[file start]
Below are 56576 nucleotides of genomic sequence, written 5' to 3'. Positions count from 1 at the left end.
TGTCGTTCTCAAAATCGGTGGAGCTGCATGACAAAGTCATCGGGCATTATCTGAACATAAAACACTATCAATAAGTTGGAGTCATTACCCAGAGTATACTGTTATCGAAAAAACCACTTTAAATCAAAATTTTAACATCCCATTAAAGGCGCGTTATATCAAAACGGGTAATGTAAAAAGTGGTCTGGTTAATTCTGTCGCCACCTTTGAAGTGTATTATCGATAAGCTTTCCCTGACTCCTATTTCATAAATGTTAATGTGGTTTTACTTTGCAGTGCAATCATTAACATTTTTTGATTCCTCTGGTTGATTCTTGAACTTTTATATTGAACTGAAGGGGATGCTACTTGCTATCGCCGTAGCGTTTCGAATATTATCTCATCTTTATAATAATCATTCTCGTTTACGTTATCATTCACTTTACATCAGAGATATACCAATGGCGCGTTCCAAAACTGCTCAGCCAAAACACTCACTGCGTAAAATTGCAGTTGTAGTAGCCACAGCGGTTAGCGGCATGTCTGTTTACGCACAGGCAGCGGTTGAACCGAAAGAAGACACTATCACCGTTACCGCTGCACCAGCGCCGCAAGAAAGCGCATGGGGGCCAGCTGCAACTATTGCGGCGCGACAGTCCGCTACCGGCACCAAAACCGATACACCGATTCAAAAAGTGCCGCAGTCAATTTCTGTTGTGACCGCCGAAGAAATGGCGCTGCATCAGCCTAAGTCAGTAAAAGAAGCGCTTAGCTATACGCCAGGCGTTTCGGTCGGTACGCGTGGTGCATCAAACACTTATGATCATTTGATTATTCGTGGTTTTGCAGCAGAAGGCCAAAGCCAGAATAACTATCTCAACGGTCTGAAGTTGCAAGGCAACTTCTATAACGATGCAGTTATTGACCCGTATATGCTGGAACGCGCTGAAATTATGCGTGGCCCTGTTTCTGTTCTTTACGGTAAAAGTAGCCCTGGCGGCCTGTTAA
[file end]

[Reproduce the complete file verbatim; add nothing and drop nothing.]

Below are 56576 nucleotides of genomic sequence, written 5' to 3'. Positions count from 1 at the left end.
TGTCGTTCTCAAAATCGGTGGAGCTGCATGACAAAGTCATCGGGCATTATCTGAACATAAAACACTATCAATAAGTTGGAGTCATTACCCAGAGTATACTGTTATCGAAAAAACCACTTTAAATCAAAATTTTAACATCCCATTAAAGGCGCGTTATATCAAAACGGGTAATGTAAAAAGTGGTCTGGTTAATTCTGTCGCCACCTTTGAAGTGTATTATCGATAAGCTTTCCCTGACTCCTATTTCATAAATGTTAATGTGGTTTTACTTTGCAGTGCAATCATTAACATTTTTTGATTCCTCTGGTTGATTCTTGAACTTTTATATTGAACTGAAGGGGATGCTACTTGCTATCGCCGTAGCGTTTCGAATATTATCTCATCTTTATAATAATCATTCTCGTTTACGTTATCATTCACTTTACATCAGAGATATACCAATGGCGCGTTCCAAAACTGCTCAGCCAAAACACTCACTGCGTAAAATTGCAGTTGTAGTAGCCACAGCGGTTAGCGGCATGTCTGTTTACGCACAGGCAGCGGTTGAACCGAAAGAAGACACTATCACCGTTACCGCTGCACCAGCGCCGCAAGAAAGCGCATGGGGGCCAGCTGCAACTATTGCGGCGCGACAGTCCGCTACCGGCACCAAAACCGATACACCGATTCAAAAAGTGCCGCAGTCAATTTCTGTTGTGACCGCCGAAGAAATGGCGCTGCATCAGCCTAAGTCAGTAAAAGAAGCGCTTAGCTATACGCCAGGCGTTTCGGTCGGTACGCGTGGTGCATCAAACACTTATGATCATTTGATTATTCGTGGTTTTGCAGCAGAAGGCCAAAGCCAGAATAACTATCTCAACGGTCTGAAGTTGCAAGGCAACTTCTATAACGATGCAGTTATTGACCCGTATATGCTGGAACGCGCTGAAATTATGCGTGGCCCTGTTTCTGTTCTTTACGGTAAAAGTAGCCCTGGCGGCCTGTTAA